64/65-Team Era. The Sun Belt is 11-32 (.256) in the NCAA Tourney during this era, but due to the severe drop in league cachet over the last ten to fifteen years, those numbers are somewhat skewed for present consideration, especially when you consider that the league’s last NCAA victory was in 1995 (#8 WKU defeated #9 Michigan 82-76). Despite ten trips to the second round (most trips: WKU with 4), only one team has broken through to the Sweet 16, Ralph Willard’s #7 Western Kentucky squad in 1993. In fact, that Hilltopper team was an overtime loss away (Florida St. 81, WKU 78) from meeting Rick Pitino’s Kentucky team in the elite eight.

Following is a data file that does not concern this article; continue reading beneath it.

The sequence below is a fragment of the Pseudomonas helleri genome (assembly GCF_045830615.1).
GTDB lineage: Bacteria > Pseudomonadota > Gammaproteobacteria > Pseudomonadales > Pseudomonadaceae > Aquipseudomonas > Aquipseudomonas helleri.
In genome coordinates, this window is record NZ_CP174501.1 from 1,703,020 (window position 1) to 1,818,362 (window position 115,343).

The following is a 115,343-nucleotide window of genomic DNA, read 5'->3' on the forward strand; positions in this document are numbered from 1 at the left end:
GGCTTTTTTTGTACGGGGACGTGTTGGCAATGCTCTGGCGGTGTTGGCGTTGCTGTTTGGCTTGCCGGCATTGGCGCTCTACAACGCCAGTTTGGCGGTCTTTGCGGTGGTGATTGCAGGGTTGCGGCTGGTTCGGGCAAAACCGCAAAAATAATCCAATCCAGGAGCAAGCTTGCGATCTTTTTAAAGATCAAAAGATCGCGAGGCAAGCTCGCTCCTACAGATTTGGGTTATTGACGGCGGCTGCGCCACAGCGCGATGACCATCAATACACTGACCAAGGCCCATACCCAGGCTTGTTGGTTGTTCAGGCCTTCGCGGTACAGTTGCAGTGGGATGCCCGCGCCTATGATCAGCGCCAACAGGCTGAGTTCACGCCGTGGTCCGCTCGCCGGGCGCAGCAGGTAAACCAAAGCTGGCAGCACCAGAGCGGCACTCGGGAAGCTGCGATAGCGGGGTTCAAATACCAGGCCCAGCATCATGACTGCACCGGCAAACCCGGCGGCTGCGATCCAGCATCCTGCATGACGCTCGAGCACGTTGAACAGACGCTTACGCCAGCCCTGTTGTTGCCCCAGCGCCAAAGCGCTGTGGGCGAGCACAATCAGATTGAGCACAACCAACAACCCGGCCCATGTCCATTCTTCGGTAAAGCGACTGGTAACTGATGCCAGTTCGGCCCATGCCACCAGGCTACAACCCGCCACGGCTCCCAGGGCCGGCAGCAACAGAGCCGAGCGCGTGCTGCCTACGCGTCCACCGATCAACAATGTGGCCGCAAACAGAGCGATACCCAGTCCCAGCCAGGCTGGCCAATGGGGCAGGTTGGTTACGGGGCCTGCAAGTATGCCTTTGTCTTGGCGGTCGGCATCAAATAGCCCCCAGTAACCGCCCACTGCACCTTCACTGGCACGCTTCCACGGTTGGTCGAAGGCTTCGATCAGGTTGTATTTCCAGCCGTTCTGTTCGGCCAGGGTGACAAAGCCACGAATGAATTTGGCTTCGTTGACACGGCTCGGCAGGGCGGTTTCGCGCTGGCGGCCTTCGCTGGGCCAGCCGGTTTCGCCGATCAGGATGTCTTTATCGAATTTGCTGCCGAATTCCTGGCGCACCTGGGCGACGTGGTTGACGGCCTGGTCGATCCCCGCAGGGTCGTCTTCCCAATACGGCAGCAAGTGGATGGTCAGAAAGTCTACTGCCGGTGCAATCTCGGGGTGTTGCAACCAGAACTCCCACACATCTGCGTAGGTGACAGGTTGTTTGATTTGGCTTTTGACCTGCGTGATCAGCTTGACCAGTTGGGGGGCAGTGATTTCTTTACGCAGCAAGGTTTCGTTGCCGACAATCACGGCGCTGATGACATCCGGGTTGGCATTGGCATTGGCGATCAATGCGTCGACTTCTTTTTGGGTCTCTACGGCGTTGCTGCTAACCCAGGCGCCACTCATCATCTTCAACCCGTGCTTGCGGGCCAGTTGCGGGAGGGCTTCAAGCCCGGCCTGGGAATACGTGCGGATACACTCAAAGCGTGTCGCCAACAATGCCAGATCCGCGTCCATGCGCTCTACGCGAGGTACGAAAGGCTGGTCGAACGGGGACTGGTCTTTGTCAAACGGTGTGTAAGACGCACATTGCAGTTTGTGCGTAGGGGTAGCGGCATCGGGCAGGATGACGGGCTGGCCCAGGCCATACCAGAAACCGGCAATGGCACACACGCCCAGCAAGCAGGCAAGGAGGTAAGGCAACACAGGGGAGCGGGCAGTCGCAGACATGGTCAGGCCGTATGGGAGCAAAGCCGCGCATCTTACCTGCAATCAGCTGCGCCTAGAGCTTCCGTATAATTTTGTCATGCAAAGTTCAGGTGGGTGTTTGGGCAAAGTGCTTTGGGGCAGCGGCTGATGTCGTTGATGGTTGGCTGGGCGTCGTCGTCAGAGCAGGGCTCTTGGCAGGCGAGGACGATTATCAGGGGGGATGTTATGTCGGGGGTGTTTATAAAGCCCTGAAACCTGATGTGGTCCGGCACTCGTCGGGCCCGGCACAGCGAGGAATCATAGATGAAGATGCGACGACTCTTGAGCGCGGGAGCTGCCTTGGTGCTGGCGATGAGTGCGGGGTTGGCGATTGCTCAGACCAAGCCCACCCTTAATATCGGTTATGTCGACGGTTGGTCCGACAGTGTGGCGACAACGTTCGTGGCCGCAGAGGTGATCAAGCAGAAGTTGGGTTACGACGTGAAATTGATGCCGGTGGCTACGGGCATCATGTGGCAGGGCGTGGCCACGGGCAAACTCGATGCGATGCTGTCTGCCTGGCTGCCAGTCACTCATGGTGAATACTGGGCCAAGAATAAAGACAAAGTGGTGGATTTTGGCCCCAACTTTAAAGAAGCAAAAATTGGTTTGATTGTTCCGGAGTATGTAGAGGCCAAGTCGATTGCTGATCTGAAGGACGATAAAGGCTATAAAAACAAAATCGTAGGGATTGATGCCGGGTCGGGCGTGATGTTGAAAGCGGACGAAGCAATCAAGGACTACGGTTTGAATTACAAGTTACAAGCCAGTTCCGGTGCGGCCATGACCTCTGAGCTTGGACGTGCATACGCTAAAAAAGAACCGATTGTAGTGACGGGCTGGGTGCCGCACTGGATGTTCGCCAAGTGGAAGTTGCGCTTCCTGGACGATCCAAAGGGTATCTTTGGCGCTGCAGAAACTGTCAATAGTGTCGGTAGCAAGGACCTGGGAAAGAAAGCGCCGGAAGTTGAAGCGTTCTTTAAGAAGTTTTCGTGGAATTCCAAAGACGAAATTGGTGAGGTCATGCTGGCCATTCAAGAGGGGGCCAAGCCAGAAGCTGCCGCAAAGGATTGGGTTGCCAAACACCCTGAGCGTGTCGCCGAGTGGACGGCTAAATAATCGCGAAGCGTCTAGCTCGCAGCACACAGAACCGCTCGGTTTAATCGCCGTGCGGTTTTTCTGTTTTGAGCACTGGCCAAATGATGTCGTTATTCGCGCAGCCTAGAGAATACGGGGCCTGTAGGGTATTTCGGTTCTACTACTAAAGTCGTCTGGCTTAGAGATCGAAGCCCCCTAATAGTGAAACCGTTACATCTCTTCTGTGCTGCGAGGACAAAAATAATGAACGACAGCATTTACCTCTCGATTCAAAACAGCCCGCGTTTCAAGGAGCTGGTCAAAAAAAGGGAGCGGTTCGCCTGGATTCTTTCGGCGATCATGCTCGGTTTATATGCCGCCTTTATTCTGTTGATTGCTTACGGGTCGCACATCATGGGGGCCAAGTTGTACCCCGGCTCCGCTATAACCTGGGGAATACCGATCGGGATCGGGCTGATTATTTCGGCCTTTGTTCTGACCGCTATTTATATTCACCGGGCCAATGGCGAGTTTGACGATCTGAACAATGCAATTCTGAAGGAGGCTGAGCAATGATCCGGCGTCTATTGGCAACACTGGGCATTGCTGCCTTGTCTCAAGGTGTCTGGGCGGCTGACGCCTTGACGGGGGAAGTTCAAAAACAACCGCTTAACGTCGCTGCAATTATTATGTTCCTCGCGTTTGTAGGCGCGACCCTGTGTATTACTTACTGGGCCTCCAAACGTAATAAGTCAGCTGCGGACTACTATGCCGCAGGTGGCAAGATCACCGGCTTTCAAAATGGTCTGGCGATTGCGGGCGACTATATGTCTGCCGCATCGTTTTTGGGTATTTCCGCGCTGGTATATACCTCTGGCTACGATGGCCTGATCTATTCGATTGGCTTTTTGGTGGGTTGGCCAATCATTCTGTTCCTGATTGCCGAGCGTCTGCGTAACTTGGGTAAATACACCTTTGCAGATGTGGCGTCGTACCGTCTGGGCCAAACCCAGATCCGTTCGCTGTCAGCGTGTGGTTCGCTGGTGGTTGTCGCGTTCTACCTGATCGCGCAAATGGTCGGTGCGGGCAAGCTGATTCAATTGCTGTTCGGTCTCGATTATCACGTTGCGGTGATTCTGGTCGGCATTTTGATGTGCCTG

Final Thought. We’d love to be able to say that the Sun Belt contains solid mid-major material at the top, but recent history belies that position as only once in the last four years has a Sun Belt team so much as tested its first round NCAA opponent (2005: Louisville 68, Louisiana-Lafayette 62). The other three years the Sun Belt team got blitzed by an average of 16.7 pts, and we’re not sure we see a way for this league to turn things around. It’s uncertain if there’s been any talk to this effect, but perhaps going the WAC/Mountain West route and drafting a few more teams, only to split into two leagues, is the way to re-focus itself.